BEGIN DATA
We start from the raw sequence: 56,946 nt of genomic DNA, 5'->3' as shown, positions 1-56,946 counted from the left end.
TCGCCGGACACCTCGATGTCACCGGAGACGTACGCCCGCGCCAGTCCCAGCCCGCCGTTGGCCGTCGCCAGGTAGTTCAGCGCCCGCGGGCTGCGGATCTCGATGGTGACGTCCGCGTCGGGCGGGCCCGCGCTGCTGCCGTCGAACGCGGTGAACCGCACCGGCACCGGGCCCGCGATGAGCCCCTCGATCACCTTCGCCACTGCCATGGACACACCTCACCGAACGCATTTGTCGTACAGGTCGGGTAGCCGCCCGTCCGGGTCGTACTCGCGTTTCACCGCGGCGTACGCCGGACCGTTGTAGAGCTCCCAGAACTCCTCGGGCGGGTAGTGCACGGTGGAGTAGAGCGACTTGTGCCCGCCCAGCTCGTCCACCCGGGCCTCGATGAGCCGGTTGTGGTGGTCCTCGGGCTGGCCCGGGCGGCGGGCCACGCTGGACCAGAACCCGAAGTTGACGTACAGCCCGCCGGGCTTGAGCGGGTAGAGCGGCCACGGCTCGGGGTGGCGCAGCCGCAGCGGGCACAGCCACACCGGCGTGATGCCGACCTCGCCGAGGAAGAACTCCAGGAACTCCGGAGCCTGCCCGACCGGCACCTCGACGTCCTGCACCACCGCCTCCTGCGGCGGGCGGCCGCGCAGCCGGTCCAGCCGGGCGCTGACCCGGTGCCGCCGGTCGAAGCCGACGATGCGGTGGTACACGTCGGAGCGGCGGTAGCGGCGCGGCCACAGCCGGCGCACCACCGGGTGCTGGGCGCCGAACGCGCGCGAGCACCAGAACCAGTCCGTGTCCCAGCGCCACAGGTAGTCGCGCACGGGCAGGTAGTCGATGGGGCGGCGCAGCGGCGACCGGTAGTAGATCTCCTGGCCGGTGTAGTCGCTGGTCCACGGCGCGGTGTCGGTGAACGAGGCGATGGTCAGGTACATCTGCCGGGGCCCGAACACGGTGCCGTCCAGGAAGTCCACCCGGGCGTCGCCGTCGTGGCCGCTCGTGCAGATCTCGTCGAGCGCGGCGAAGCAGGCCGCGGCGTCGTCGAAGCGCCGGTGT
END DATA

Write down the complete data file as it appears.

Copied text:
We start from the raw sequence: 56,946 nt of genomic DNA, 5'->3' as shown, positions 1-56,946 counted from the left end.
TCGCCGGACACCTCGATGTCACCGGAGACGTACGCCCGCGCCAGTCCCAGCCCGCCGTTGGCCGTCGCCAGGTAGTTCAGCGCCCGCGGGCTGCGGATCTCGATGGTGACGTCCGCGTCGGGCGGGCCCGCGCTGCTGCCGTCGAACGCGGTGAACCGCACCGGCACCGGGCCCGCGATGAGCCCCTCGATCACCTTCGCCACTGCCATGGACACACCTCACCGAACGCATTTGTCGTACAGGTCGGGTAGCCGCCCGTCCGGGTCGTACTCGCGTTTCACCGCGGCGTACGCCGGACCGTTGTAGAGCTCCCAGAACTCCTCGGGCGGGTAGTGCACGGTGGAGTAGAGCGACTTGTGCCCGCCCAGCTCGTCCACCCGGGCCTCGATGAGCCGGTTGTGGTGGTCCTCGGGCTGGCCCGGGCGGCGGGCCACGCTGGACCAGAACCCGAAGTTGACGTACAGCCCGCCGGGCTTGAGCGGGTAGAGCGGCCACGGCTCGGGGTGGCGCAGCCGCAGCGGGCACAGCCACACCGGCGTGATGCCGACCTCGCCGAGGAAGAACTCCAGGAACTCCGGAGCCTGCCCGACCGGCACCTCGACGTCCTGCACCACCGCCTCCTGCGGCGGGCGGCCGCGCAGCCGGTCCAGCCGGGCGCTGACCCGGTGCCGCCGGTCGAAGCCGACGATGCGGTGGTACACGTCGGAGCGGCGGTAGCGGCGCGGCCACAGCCGGCGCACCACCGGGTGCTGGGCGCCGAACGCGCGCGAGCACCAGAACCAGTCCGTGTCCCAGCGCCACAGGTAGTCGCGCACGGGCAGGTAGTCGATGGGGCGGCGCAGCGGCGACCGGTAGTAGATCTCCTGGCCGGTGTAGTCGCTGGTCCACGGCGCGGTGTCGGTGAACGAGGCGATGGTCAGGTACATCTGCCGGGGCCCGAACACGGTGCCGTCCAGGAAGTCCACCCGGGCGTCGCCGTCGTGGCCGCTCGTGCAGATCTCGTCGAGCGCGGCGAAGCAGGCCGCGGCGTCGTCGAAGCGCCGGTGT